Heart Burn

HEART BURN

General Infomation
Definition: 

Heartburn is a burning sensation in your chest, just behind your breastbone. Heartburn pain is often worse when lying down or bending over.
Occasional heartburn is common and no cause for alarm. Most people can manage the discomfort of heartburn on their own with lifestyle changes and over-the-counter medications.
More frequent heartburn that interferes with your daily routine may be a symptom of something more serious that requires help from a doctor.

Symptoms: 

Symptoms of heartburn include:
• A burning pain in the chest that usually occurs after eating and may occur at night
• Pain that worsens when lying down or bending over
When to see a doctor
Seek immediate help if you experience severe chest pain, especially when combined with other signs and symptoms such as difficulty breathing or jaw or arm pain. Chest pain may be a symptom of a heart attack.
Make an appointment with your doctor if:
• Heartburn occurs more than twice a week
• Symptoms persist despite use of over-the-counter medications
• You have difficulty swallowing

Causes & Complication
Causes: 

Heartburn occurs when stomach acid backs up into your esophagus.
Normally when you swallow, your lower esophageal sphincter — a circular band of muscle around the bottom part of your esophagus — relaxes to allow food and liquid to flow down into your stomach. Then it closes again.
However, if the lower esophageal sphincter relaxes abnormally or weakens, stomach acid can flow back up into your esophagus, causing heartburn. The acid backup is worse when you're bent over or lying down.

Risk Factors: 

Certain foods and drinks can trigger heartburn in some people, including:
• Alcohol
• Black pepper
• Chocolate
• Coffee
• Fatty food
• Fried food
• Ketchup
• Mustard
• Orange juice
• Peppermint
• Soft drinks
• Tomato sauce
• Vinegar

Complications: 

Heartburn that occurs frequently and interferes with your routine is considered gastroesophageal reflux disease (GERD). GERD treatment may require prescription medications and, occasionally, surgery or other procedures. GERD can also cause serious complications.
See your doctor if your heartburn becomes more frequent or no longer responds to over-the-counter medications. Your doctor can determine if your heartburn is likely to be a symptom of GERD.

Medication & Prevention
Treatments and Drugs: 

Many over-the-counter medications are available to relieve the pain of heartburn. Options include:
• Antacids that neutralize stomach acid. Antacids, such as Maalox, Mylanta, Gelusil, Rolaids and Tums, may provide quick relief.
• Medications to reduce acid production. Called H-2-receptor blockers, these medications include cimetidine (Tagamet HB), famotidine (Pepcid AC), nizatidine (Axid AR) or ranitidine (Zantac 75). H-2-receptor blockers don't act as quickly as antacids, but they provide longer relief.
• Medications that control acid and heal the esophagus. Proton pump inhibitors block acid production and allow time for damaged esophageal tissue to heal. Proton pump inhibitors available over-the-counter include lansoprazole (Prevacid 24 HR) and omeprazole (Prilosec OTC).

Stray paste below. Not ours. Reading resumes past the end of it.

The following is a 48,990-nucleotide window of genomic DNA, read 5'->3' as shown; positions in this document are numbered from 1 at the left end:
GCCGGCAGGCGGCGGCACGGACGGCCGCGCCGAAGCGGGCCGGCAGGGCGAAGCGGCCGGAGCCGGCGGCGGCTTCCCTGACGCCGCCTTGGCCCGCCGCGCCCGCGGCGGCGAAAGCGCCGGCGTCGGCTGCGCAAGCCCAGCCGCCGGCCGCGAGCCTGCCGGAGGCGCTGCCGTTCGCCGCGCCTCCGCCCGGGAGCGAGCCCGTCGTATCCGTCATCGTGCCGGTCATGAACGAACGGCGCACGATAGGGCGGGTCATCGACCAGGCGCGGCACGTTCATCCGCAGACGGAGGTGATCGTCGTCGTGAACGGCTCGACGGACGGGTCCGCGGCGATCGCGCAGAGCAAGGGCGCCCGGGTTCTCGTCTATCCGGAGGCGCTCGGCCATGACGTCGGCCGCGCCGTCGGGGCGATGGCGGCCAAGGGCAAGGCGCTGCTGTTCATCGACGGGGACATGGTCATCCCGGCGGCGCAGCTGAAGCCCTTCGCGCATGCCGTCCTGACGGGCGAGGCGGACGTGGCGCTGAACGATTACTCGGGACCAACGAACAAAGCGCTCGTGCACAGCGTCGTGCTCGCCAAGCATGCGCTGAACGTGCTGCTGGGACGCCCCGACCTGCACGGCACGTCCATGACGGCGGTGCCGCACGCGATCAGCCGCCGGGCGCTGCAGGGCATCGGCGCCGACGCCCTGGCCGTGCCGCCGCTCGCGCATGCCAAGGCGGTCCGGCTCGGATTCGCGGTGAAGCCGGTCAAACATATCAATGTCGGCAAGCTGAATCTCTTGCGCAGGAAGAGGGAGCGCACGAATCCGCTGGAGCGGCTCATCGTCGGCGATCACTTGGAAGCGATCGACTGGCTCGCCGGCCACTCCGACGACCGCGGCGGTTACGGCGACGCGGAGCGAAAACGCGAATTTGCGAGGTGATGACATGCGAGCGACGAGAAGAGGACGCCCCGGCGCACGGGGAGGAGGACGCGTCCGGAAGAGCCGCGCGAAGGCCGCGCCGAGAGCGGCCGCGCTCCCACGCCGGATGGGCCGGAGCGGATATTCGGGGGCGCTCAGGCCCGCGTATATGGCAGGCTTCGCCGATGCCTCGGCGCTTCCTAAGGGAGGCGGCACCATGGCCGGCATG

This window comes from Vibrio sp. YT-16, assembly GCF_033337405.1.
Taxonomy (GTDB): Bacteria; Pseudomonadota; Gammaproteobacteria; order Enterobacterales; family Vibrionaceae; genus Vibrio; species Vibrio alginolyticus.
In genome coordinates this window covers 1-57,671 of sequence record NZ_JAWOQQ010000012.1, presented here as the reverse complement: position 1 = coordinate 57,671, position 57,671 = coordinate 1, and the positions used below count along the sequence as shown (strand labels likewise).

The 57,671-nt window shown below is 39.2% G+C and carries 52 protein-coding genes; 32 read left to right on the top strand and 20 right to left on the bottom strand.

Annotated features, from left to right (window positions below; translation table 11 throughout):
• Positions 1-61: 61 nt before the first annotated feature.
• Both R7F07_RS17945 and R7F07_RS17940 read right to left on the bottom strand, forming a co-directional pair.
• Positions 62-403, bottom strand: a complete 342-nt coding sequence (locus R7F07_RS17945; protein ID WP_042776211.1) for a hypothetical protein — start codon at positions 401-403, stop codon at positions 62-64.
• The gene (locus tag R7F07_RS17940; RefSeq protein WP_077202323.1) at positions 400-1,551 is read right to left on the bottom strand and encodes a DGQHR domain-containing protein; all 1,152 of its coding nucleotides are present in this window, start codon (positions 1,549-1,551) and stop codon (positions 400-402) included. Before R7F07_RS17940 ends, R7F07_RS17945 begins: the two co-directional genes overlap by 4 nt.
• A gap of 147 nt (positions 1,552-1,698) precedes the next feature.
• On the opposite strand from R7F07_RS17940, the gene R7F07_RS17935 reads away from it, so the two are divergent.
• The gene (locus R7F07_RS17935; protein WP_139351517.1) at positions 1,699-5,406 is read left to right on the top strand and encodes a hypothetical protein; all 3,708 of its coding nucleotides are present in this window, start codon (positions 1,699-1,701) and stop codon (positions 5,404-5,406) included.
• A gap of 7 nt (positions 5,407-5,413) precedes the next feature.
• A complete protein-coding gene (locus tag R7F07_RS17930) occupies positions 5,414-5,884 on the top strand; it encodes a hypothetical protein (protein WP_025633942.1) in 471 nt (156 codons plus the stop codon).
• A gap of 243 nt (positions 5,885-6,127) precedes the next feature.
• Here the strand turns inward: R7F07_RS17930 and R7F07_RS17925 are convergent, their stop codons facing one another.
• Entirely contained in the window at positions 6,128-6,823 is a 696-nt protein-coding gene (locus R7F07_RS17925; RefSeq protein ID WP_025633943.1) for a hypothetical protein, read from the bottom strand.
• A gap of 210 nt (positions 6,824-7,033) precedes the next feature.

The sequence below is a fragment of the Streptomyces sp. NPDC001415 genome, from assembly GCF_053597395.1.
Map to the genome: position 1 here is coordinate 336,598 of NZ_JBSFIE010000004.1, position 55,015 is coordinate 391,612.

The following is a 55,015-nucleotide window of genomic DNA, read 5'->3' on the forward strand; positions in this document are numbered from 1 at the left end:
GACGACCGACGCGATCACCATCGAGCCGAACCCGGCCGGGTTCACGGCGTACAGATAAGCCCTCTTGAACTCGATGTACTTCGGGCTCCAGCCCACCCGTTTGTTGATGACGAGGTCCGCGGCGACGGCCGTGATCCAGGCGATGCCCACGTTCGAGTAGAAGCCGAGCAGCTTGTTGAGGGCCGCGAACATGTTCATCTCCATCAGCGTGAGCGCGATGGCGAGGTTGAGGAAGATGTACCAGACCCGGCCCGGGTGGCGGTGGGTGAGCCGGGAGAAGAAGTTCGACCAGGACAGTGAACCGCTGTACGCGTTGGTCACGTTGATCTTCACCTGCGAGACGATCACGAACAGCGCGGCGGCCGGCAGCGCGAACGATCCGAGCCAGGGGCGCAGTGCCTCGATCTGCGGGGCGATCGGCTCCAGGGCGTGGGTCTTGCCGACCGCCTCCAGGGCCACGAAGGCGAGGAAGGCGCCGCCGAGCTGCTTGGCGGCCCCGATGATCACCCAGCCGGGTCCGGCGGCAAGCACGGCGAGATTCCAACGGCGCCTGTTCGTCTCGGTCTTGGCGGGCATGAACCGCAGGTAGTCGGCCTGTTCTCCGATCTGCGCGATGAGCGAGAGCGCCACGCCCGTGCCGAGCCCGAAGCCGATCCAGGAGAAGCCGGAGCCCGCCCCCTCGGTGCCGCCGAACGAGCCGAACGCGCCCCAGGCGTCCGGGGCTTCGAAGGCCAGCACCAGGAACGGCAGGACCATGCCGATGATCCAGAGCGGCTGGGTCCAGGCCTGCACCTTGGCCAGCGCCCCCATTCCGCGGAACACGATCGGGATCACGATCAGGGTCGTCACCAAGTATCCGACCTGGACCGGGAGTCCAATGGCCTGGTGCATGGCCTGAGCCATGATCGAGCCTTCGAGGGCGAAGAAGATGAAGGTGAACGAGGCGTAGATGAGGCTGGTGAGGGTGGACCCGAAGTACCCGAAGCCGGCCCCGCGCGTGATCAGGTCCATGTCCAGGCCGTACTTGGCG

Read and follow the instructions on over-the-counter medications. If you find over-the-counter treatments don't work or you rely on them often, make an appointment with your doctor.

Lifestyle and Home Remedies: 

You may find heartburn relief by making small changes. Consider trying to:
• Maintain a healthy weight. Excess pounds put pressure on your abdomen, pushing up your stomach and causing acid to back up into your esophagus. If your weight is healthy, work to maintain it. If you are overweight or obese, work to slowly lose weight — no more than 1 or 2 pounds (0.5 to 1 kilogram) a week. Ask your doctor for help devising a weight-loss strategy that will work for you.
• Avoid tightfitting clothing. Clothes that fit tightly around your waist put pressure on your abdomen and the lower esophageal sphincter.
• Avoid foods and drinks that trigger heartburn. Everyone has specific triggers, such as alcohol or tomato sauce. Avoid foods you know will trigger your heartburn.
• Eat smaller meals. Avoid overeating by eating smaller meals.
• Delay lying down after a meal. Wait at least two to three hours after eating before lying down or going to bed.
• Elevate the head of your bed. An elevation of about six to nine inches puts gravity to work for you. Place wood or cement blocks under the feet of your bed at the head end. If it's not possible to elevate your bed, you can insert a wedge between your mattress and box spring to elevate your body from the waist up. Wedges are available at drugstores and medical supply stores.
• Stop smoking. Smoking decreases the lower esophageal sphincter's ability to function properly.

Alternative Medicine: 

Anxiety and stress can worsen heartburn symptoms. Some complementary and alternative treatments may help you cope with anxiety and stress. If your heartburn is worsened by anxiety and stress, consider trying:
• Aromatherapy
• Gentle exercise, such as walking or riding a bike, but avoid vigorous exercise, which can worsen heartburn
• Hypnosis
• Listening to music
• Massage
• Relaxation techniques, such as guided imagery

Tags:

By Anonymous on 02 May 2011